It is clearly absolute bunkum that the government is not protecting the lowest income earners and most disadvantaged in our community by protecting them from having to pay this additional Medicare levy. Labor used to support an increase in the Medicare levy to pay for this vital insurance. A joint media release from the then Prime Minister, Treasurer and Minister for Disability Reform in May 2013 stated, 'A modest increase in the Medicare levy, $1 a day for the average earner, will ensure we can deliver and sustainably fund disability care in Australia.' At a press conference on the same day, they made a wonderfully clear statement of the principle on which this bill is based. They said, 'We all contribute and we all share. That is what the Medicare levy is all about.'

However, Labor are now opposing the same policy to fix their multibillion dollar black hole. In their usual practice, exactly what Labor's current policy is is not clear, but it seems they support an increase to the Medicare levy rate by 0.5 per cent to 2.5 per cent of taxable income only for individuals on taxable incomes above $87,000. If, as they seem to suggest, the Medicare levy increase were to apply to a taxpayer's entire income once income exceeds $87,000, it would lead to significant effective marginal tax rates immediately above the $87,000 threshold. A taxpayer may incur an additional tax liability of $435 on the first dollar earnt above $87,000.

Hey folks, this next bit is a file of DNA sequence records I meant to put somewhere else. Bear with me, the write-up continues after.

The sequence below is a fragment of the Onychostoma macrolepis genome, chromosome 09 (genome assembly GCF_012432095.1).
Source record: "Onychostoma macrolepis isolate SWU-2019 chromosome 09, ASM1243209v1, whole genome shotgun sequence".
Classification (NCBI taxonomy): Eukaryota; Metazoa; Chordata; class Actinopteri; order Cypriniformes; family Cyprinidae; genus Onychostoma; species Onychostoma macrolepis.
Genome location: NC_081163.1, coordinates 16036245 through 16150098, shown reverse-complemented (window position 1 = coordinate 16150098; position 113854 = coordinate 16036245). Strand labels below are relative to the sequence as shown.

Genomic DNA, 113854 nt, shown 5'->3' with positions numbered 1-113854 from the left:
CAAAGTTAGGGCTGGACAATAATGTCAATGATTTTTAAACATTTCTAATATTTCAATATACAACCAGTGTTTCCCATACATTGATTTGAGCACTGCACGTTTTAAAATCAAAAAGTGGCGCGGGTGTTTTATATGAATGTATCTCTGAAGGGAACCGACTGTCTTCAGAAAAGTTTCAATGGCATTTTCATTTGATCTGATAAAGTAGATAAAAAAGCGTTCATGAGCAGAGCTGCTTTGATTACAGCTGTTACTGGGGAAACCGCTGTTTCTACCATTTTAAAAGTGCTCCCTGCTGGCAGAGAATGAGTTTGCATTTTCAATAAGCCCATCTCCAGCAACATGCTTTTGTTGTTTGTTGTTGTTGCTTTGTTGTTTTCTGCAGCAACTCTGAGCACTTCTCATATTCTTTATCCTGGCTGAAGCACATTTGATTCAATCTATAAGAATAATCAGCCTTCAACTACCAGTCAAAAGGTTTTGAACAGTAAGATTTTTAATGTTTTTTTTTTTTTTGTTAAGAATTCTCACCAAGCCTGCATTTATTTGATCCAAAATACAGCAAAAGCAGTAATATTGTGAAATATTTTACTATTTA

The government's decision to increase the Medicare levy from 1 July 2019 reflects the fact that Australians have a role to play in accordance with their capacity to ensure this important program is secure for current and future generations. It is about putting Australians with a disability and their families first. This bill is about fairness and about protecting our most vulnerable people. The Labor Party claim to stand up for society's most vulnerable. It is regrettable that they are now opposing this measure. I call upon those opposite and the Leader of the Opposition in particular, as a father of a child with a disability, to put the politics aside. This is not something that we should even be debating or arguing about. This is something that we need to really get behind to provide assistance to our most disadvantaged children and their families and also adults who are suffering from a disability. This is something that is above partisan politics. I urge those opposite to do the right thing—because it is the right thing. If it was good enough for those opposite to increase the Medicare levy previously to initially get this NDIS scheme off the ground, surely it is good enough now to properly fund it into the years ahead. I support the bill and I commend it to the House.